Sculpture of Narasimha with consort at Vijayawada. 21-24 August 1815
Medium: Pen and ink on paper
Pen and ink drawing of a sculpture of Narasimha with his consort, from Vijayawada in Andhra Pradesh, by an anonymous artist, part of the MacKenzie Collection and from an album of 37 drawings (43 folios) of sculpture at Jajpur, Puri, Bezwada and Sitanagar made during a journey from Bengal through Orissa to the Coromandel Coast, dated 21-24 August 1815.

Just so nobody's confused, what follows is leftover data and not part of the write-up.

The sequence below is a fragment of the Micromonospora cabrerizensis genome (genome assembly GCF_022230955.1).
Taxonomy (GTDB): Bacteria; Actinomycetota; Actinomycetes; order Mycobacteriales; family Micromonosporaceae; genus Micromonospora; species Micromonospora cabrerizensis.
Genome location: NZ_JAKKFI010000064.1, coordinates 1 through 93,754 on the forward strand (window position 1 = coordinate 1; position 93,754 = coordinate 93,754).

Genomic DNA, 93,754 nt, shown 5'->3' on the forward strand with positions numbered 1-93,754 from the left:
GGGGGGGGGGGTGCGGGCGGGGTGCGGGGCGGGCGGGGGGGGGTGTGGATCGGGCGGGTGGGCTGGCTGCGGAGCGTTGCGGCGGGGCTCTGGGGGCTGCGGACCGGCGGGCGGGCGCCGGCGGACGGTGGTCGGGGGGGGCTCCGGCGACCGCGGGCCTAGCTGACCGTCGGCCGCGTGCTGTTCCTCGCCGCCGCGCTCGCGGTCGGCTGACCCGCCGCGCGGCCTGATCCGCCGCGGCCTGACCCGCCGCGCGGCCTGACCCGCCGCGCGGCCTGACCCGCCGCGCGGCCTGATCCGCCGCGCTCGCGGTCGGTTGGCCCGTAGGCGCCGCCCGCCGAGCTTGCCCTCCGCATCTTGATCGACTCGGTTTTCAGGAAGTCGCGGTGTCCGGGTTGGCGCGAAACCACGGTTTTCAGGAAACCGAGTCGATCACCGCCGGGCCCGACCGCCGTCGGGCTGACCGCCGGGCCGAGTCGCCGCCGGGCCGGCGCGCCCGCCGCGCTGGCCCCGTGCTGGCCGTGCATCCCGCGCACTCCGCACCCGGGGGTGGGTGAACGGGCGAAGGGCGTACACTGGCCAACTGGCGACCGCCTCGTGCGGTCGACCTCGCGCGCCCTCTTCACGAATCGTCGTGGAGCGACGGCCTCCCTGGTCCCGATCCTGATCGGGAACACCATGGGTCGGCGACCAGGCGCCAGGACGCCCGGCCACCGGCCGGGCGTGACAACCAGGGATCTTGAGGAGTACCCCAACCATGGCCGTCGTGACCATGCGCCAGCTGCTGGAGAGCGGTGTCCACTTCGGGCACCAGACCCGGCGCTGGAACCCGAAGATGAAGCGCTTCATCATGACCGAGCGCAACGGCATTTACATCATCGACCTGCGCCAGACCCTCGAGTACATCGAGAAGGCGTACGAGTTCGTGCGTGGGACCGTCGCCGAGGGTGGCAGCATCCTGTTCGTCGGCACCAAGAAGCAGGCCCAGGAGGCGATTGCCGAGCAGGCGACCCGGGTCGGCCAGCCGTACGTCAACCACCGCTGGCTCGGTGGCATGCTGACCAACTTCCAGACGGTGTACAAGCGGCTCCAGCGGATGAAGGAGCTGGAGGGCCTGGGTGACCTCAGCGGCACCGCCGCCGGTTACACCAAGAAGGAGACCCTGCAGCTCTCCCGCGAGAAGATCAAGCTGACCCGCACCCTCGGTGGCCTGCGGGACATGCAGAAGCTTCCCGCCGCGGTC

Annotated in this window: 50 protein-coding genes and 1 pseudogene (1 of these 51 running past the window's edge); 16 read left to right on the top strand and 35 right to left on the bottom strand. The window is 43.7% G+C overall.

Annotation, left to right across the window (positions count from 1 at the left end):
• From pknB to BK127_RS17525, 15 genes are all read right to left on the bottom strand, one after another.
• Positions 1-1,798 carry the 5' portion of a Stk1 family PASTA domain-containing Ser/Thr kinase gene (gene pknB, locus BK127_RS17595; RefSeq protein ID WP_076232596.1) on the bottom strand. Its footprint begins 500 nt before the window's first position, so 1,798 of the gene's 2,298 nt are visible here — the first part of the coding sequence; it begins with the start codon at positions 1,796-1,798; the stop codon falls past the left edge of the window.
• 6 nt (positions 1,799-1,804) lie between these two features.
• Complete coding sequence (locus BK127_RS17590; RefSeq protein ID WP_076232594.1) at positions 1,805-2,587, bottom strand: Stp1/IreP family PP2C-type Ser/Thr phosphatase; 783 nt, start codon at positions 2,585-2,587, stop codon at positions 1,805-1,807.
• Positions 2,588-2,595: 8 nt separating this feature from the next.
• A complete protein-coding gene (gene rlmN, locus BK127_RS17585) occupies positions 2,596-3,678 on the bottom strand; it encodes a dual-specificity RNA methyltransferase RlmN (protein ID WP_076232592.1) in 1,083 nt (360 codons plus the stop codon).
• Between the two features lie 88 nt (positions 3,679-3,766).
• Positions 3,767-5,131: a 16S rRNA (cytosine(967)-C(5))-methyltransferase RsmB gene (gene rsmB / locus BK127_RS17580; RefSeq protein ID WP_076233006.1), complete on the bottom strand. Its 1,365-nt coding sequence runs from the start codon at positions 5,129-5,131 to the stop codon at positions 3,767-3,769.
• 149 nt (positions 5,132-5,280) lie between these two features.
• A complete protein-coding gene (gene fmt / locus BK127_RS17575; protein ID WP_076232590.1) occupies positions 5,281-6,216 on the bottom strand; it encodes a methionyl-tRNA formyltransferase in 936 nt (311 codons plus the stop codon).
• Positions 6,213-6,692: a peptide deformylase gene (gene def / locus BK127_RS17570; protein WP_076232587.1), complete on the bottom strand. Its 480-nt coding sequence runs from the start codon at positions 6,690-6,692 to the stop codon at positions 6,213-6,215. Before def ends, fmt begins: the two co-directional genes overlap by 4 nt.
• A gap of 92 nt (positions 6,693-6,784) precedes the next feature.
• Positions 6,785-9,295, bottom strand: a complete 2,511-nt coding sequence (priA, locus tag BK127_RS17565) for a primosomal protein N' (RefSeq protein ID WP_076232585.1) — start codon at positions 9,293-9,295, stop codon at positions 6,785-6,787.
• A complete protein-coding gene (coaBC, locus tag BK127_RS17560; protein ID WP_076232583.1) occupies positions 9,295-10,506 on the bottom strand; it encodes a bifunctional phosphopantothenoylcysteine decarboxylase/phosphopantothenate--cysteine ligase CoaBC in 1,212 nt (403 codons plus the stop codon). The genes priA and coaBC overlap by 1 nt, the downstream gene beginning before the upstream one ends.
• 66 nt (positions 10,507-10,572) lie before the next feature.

Vijayawada, formerly known as Bezwada, was an important centre from the 5th-6th centuries and its strategic position along the coastal trading routes of the Bay of Bengal determined its economic importance through the centuries. The town is surrounded by picturesque hills and the river Krishna flows nearby. There are a number of important Hindu and Jain temples in the town, and two Hindu cave temples are located 8 km away in Undavalil. This drawing depicts a sculpture of Narasimha, the Man-Lion incarnation of Vishnu. The god appeared in this form to kill the tyrant demon Hiranyakashipu. Narasimha is depicted sitting with his consort, holding a conch and a lotus in two of his four hands. Two other figures flank Narasimha, one seated cross-legged and one standing with a garland of human skulls hanging from the waist. The arch above Narasimha is carved with images of other incarnations of Vishnu.